Of course, I flew right into flak on Thursday. Equity analysts and investors are very well informed, and are paid to form an opinion and an investment thesis upon which to base stock trades. They can be vocal about their views, and often interrupted to question my premise or to present an alternative view of how they see the numbers, especially since the growth rates and yields I was presenting necessarily mean that the actual dollar value of profits will shrink over the next few years at some of these firms, thereby dragging down other measures, such as earnings per share.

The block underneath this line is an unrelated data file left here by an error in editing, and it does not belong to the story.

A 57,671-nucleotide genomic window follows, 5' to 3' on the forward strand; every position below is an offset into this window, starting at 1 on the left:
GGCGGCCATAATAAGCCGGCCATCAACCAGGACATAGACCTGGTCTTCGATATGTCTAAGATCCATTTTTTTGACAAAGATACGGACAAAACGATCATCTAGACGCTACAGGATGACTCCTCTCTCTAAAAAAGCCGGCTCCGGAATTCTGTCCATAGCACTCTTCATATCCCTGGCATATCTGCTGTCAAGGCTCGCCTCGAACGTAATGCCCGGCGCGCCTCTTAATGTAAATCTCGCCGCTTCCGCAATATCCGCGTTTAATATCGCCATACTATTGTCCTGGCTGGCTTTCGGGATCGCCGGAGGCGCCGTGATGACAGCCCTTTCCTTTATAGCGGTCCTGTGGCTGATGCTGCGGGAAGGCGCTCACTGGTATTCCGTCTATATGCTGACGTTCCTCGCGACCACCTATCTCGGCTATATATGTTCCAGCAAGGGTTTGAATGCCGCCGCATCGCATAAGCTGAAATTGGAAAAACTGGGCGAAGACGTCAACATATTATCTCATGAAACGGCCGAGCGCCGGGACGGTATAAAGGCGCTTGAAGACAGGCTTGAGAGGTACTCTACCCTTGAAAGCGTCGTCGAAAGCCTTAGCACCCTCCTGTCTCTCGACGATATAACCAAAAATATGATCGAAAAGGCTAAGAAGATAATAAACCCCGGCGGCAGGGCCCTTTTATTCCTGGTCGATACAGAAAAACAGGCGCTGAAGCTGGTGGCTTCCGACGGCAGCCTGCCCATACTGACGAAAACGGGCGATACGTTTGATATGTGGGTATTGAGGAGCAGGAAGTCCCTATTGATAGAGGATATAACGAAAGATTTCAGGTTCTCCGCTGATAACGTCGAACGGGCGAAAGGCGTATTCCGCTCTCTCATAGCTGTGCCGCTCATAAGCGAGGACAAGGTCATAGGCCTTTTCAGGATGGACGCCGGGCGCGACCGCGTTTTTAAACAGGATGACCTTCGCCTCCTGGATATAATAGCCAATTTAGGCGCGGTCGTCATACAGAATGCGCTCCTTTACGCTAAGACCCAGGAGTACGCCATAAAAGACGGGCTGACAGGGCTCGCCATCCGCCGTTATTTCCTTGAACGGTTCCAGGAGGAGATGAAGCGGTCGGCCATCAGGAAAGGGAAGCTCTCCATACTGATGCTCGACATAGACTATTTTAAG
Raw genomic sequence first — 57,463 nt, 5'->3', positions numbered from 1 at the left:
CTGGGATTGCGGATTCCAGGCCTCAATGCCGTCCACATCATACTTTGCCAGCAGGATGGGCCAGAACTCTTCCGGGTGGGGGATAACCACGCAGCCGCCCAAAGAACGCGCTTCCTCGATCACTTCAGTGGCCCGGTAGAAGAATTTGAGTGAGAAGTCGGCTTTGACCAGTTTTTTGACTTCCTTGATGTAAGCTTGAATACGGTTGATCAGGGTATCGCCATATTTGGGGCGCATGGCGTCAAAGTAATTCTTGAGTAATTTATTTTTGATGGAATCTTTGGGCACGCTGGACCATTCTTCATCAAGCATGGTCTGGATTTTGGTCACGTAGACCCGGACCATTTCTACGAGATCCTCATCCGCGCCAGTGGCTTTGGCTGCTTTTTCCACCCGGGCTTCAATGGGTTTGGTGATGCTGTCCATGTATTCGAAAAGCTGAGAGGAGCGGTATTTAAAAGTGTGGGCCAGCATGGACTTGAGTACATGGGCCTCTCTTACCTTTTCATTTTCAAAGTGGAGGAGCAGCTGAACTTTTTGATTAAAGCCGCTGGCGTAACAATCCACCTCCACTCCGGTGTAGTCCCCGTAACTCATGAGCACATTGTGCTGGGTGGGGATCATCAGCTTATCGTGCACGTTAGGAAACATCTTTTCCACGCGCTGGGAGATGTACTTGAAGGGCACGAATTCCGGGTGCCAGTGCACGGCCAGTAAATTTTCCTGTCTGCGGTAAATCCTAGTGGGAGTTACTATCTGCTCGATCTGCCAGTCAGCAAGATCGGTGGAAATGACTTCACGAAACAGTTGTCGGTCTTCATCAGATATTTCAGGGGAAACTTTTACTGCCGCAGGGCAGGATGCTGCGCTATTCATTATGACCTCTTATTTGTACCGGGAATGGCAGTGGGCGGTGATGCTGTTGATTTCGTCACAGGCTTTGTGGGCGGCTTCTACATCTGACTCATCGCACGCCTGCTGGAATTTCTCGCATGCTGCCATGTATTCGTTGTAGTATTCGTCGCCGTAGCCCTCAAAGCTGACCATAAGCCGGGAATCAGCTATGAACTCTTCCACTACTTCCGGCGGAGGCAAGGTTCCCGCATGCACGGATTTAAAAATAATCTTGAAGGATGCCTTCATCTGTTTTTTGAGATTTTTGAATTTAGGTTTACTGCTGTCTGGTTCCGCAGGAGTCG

Several weeks ago, I wrote in this column that the Indian IT services industry has been catapulted into a different playing field, one that is singularly more bruising than the one they have occupied until now, with new umpires, new rules, and a new, rough set of competitors. In those columns, I suggested that the industry dive in and go with the flow, that it needed to go local and to start lobbying, and that it might face the threat of unionization.

I will make a small diversion to illustrate this point. What’s occurring now isn’t very different from what happened to Indian field hockey when the rules and playing surfaces were changed. The wristy wizardry of a dribbling Dhyan Chand on green grass could no longer win matches; a bruising, shoving, pass-and-run game took over once the playing fields changed to astro-turf and the rules changed to suit western competitors.